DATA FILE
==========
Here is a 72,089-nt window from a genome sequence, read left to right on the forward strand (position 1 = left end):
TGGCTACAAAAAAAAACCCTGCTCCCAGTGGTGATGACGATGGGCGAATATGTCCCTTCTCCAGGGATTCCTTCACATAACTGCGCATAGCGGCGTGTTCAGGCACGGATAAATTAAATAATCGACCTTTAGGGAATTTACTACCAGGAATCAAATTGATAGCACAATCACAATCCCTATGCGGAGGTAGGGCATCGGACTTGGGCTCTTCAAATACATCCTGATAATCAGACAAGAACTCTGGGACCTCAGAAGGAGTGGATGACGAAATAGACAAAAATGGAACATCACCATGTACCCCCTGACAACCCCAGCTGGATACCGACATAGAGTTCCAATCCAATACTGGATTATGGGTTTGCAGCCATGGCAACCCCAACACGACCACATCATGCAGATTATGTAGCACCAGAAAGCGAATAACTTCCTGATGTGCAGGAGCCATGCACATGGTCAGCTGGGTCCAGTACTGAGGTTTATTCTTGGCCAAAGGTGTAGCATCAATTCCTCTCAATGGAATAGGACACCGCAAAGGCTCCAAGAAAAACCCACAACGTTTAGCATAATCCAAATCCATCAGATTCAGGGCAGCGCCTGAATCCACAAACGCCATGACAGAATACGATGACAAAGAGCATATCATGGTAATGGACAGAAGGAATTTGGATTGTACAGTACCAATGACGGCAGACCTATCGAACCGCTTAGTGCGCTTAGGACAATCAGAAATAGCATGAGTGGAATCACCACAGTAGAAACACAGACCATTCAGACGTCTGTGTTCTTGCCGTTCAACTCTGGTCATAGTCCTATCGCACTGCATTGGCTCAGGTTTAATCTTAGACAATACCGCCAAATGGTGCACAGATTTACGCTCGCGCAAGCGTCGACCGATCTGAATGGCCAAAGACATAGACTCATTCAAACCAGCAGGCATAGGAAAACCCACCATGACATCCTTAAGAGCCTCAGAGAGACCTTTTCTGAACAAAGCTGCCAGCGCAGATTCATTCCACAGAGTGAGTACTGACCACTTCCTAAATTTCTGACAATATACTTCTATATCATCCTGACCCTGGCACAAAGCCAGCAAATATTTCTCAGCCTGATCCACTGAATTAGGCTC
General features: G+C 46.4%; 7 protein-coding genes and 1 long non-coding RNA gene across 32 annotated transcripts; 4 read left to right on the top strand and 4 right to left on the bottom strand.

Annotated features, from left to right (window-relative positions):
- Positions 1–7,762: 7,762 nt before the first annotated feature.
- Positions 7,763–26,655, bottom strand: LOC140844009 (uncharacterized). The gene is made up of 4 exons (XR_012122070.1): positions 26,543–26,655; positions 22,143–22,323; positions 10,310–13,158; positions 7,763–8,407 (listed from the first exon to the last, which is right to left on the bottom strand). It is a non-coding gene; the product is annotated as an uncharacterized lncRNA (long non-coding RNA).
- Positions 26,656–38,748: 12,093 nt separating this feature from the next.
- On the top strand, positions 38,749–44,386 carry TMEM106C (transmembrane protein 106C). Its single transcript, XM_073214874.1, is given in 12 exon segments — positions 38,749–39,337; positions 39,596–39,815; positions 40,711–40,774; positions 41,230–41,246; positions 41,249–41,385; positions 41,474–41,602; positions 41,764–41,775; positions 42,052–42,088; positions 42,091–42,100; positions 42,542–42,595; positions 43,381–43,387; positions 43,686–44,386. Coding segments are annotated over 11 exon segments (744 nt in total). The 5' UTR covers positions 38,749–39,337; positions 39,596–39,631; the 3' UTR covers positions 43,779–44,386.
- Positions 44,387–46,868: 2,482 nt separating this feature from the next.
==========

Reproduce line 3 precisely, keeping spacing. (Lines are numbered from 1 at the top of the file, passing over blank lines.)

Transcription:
General features: G+C 46.4%; 7 protein-coding genes and 1 long non-coding RNA gene across 32 annotated transcripts; 4 read left to right on the top strand and 4 right to left on the bottom strand.